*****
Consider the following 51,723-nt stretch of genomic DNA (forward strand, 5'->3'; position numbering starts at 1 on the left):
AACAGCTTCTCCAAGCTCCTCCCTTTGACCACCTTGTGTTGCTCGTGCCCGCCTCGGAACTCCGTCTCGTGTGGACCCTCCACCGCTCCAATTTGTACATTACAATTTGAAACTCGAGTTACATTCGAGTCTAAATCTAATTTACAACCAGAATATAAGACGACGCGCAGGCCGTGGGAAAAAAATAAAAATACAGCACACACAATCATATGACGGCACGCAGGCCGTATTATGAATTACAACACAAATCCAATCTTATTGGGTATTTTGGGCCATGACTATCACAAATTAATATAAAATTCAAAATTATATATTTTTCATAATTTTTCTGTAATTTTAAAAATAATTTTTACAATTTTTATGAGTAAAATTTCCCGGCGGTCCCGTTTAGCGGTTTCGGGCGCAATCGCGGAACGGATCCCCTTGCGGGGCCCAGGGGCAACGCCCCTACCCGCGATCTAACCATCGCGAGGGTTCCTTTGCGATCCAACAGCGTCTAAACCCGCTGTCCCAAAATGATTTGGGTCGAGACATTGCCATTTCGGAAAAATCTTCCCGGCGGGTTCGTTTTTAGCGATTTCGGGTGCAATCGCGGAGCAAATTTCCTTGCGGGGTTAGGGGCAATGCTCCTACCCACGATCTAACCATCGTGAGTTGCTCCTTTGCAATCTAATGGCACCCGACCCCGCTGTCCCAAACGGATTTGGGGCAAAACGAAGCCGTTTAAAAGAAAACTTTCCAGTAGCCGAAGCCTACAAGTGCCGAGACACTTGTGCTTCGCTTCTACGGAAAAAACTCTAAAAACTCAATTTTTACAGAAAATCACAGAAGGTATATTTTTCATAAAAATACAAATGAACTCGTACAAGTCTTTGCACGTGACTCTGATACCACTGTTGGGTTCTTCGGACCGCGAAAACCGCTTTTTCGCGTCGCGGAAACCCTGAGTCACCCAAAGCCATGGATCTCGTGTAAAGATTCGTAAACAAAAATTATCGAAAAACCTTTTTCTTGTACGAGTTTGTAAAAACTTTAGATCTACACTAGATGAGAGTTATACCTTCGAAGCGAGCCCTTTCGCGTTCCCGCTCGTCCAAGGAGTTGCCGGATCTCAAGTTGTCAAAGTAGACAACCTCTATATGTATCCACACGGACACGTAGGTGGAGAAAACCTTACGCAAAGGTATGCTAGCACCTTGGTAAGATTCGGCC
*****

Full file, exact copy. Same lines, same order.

Consider the following 51,723-nt stretch of genomic DNA (forward strand, 5'->3'; position numbering starts at 1 on the left):
AACAGCTTCTCCAAGCTCCTCCCTTTGACCACCTTGTGTTGCTCGTGCCCGCCTCGGAACTCCGTCTCGTGTGGACCCTCCACCGCTCCAATTTGTACATTACAATTTGAAACTCGAGTTACATTCGAGTCTAAATCTAATTTACAACCAGAATATAAGACGACGCGCAGGCCGTGGGAAAAAAATAAAAATACAGCACACACAATCATATGACGGCACGCAGGCCGTATTATGAATTACAACACAAATCCAATCTTATTGGGTATTTTGGGCCATGACTATCACAAATTAATATAAAATTCAAAATTATATATTTTTCATAATTTTTCTGTAATTTTAAAAATAATTTTTACAATTTTTATGAGTAAAATTTCCCGGCGGTCCCGTTTAGCGGTTTCGGGCGCAATCGCGGAACGGATCCCCTTGCGGGGCCCAGGGGCAACGCCCCTACCCGCGATCTAACCATCGCGAGGGTTCCTTTGCGATCCAACAGCGTCTAAACCCGCTGTCCCAAAATGATTTGGGTCGAGACATTGCCATTTCGGAAAAATCTTCCCGGCGGGTTCGTTTTTAGCGATTTCGGGTGCAATCGCGGAGCAAATTTCCTTGCGGGGTTAGGGGCAATGCTCCTACCCACGATCTAACCATCGTGAGTTGCTCCTTTGCAATCTAATGGCACCCGACCCCGCTGTCCCAAACGGATTTGGGGCAAAACGAAGCCGTTTAAAAGAAAACTTTCCAGTAGCCGAAGCCTACAAGTGCCGAGACACTTGTGCTTCGCTTCTACGGAAAAAACTCTAAAAACTCAATTTTTACAGAAAATCACAGAAGGTATATTTTTCATAAAAATACAAATGAACTCGTACAAGTCTTTGCACGTGACTCTGATACCACTGTTGGGTTCTTCGGACCGCGAAAACCGCTTTTTCGCGTCGCGGAAACCCTGAGTCACCCAAAGCCATGGATCTCGTGTAAAGATTCGTAAACAAAAATTATCGAAAAACCTTTTTCTTGTACGAGTTTGTAAAAACTTTAGATCTACACTAGATGAGAGTTATACCTTCGAAGCGAGCCCTTTCGCGTTCCCGCTCGTCCAAGGAGTTGCCGGATCTCAAGTTGTCAAAGTAGACAACCTCTATATGTATCCACACGGACACGTAGGTGGAGAAAACCTTACGCAAAGGTATGCTAGCACCTTGGTAAGATTCGGCC